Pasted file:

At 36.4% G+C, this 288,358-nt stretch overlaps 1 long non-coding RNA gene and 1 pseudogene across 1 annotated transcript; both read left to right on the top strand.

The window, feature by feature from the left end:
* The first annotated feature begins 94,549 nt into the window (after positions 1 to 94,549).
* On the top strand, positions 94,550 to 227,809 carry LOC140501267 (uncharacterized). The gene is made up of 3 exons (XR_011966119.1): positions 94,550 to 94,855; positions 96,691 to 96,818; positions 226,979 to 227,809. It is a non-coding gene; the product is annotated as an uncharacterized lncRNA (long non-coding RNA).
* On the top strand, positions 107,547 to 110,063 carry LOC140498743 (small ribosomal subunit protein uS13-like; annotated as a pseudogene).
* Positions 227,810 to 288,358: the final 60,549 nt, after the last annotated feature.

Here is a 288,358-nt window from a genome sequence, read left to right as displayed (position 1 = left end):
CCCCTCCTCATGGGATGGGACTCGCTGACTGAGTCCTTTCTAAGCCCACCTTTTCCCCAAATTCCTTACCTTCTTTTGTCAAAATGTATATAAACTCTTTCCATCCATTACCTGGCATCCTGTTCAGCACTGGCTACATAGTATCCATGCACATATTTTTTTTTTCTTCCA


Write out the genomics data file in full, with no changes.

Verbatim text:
At 36.4% G+C, this 288,358-nt stretch overlaps 1 long non-coding RNA gene and 1 pseudogene across 1 annotated transcript; both read left to right on the top strand.

The window, feature by feature from the left end:
* The first annotated feature begins 94,549 nt into the window (after positions 1 to 94,549).
* On the top strand, positions 94,550 to 227,809 carry LOC140501267 (uncharacterized). The gene is made up of 3 exons (XR_011966119.1): positions 94,550 to 94,855; positions 96,691 to 96,818; positions 226,979 to 227,809. It is a non-coding gene; the product is annotated as an uncharacterized lncRNA (long non-coding RNA).
* On the top strand, positions 107,547 to 110,063 carry LOC140498743 (small ribosomal subunit protein uS13-like; annotated as a pseudogene).
* Positions 227,810 to 288,358: the final 60,549 nt, after the last annotated feature.

Here is a 288,358-nt window from a genome sequence, read left to right as displayed (position 1 = left end):
CCCCTCCTCATGGGATGGGACTCGCTGACTGAGTCCTTTCTAAGCCCACCTTTTCCCCAAATTCCTTACCTTCTTTTGTCAAAATGTATATAAACTCTTTCCATCCATTACCTGGCATCCTGTTCAGCACTGGCTACATAGTATCCATGCACATATTTTTTTTTTCTTCCA